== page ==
Stand-up comedians like toothless lions

Comedian Skhumba Hlophe. /Veli Nhlapo
Comedian Skhumba Hlophe. /Veli Nhlapo

As much as stand-up comedy is a powerful tool for social commentary, it can also be a weapon that carries the prejudices of the individual on stage.

Imagine the dangers of Mussolini the comedian as Nazi Germany takes over, or queen of quips Hellen Zille trying to elicit laughs from SA's elite racists.

Or perhaps take Dave Chappelle's brilliant Netflix special, which many have found incredibly uncomfortable to watch.

In sharing his opinion on the possibility that Michael Jackson was probably not guilty, he ruffled many feathers, especially those of Twitter users who blasted him for belittling the sexual abuse victims of the deceased King of Pop.

Like many of his fellow stand-up comedians, Chappelle was quick to shut down detractors; even on the Netflix special he made it quite clear that this was an opinion that would be unfairly chastised for.

For decades, comedians have been the rebellious kings and queens of call-out culture.

Their social commentary aided the many issues being brought to light and highlighted, more so than anything, the absurdity of our discrimination towards each other.

However, between the cracks of humour and prejudice, stand-up comedians have been able to slip in their own hate speech as laughable maladies.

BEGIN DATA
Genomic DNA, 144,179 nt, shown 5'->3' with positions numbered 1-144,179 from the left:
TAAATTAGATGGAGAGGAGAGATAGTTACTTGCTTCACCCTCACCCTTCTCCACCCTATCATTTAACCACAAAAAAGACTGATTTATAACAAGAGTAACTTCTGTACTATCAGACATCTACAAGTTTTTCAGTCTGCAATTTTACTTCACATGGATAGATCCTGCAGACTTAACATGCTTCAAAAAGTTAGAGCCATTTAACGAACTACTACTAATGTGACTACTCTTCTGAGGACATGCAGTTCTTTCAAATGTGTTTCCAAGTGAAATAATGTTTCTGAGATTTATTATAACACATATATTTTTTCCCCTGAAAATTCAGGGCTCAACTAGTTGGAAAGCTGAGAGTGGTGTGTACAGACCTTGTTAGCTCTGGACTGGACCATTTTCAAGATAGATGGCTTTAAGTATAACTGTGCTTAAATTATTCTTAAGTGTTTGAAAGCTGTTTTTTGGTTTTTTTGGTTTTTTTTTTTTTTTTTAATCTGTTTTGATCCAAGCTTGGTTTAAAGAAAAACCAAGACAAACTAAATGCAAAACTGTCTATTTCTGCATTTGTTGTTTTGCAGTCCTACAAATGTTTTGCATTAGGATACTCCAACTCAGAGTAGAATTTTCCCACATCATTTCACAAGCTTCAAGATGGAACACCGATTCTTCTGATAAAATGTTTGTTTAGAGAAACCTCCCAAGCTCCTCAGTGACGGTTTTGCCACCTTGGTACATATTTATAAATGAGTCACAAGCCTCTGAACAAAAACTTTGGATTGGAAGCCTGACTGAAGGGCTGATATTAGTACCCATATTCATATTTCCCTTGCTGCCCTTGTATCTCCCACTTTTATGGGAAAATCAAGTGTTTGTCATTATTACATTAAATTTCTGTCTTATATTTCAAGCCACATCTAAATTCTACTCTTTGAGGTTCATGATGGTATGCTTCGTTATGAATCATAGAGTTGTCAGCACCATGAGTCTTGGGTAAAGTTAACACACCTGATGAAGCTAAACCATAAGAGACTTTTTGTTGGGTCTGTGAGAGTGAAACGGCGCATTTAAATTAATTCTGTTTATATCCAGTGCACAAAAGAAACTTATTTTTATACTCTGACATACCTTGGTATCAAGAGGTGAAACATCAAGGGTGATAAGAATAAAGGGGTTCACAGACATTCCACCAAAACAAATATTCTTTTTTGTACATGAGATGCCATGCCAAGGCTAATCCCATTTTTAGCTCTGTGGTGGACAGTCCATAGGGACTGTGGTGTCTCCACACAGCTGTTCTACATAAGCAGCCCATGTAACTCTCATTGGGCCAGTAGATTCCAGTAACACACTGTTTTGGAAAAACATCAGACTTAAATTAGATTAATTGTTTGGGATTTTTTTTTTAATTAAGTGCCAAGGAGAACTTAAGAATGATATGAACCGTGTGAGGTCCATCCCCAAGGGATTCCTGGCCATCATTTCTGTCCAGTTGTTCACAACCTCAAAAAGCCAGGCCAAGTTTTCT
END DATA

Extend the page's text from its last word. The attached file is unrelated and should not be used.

Now that the many audiences who laughed with stand-up comedians seem to be booing them, is there really a space for stand-up comedy in a world where societal introspection seems to be a social media engagement anyway?

Social media movements have spurred on subcultures like wokeness and toppled governments, as per the Arab Spring.

So, when stand-up comedians, much like Chappelle, frown upon the relevance of political uprisings birthed from social media, it plays out like toothless old lions holding on to the circus spotlight.

Having been heckled down by woke students, Jerry Seinfeld swore to never perform to overly sensitive college audiences altogether.

At a round-table discussion with fellow stand-up comedians and actors, Tracey Morgan equated audiences who got offended to witch-hunters. And there is no forgetting Skhumba, who body-shamed women protesting against police brutality during a Fees Must Fall demonstration.

When looking at the backlash that many stand-up comedians face, it is hard not to notice that there also tends to be a racial undertone to who gets cancelled.

The swift shunning of Bill Cosby and even the superstardom Taylor Swift built as a victim of Kanye West's VMA 2009 outburst shows just how palatable a black enemy is.

Dave Chappelle's comedy has not changed, it is just as great as it was before.

We decide what does or does not offend us.

Perhaps society has become sensitive but one thing remains, the real discussions on societal ills are happening off the stage of a stand-up comedy act.

There are other places and people to laugh with and stand-up comedians have become carcasses that even culture vultures are too offended to eat.

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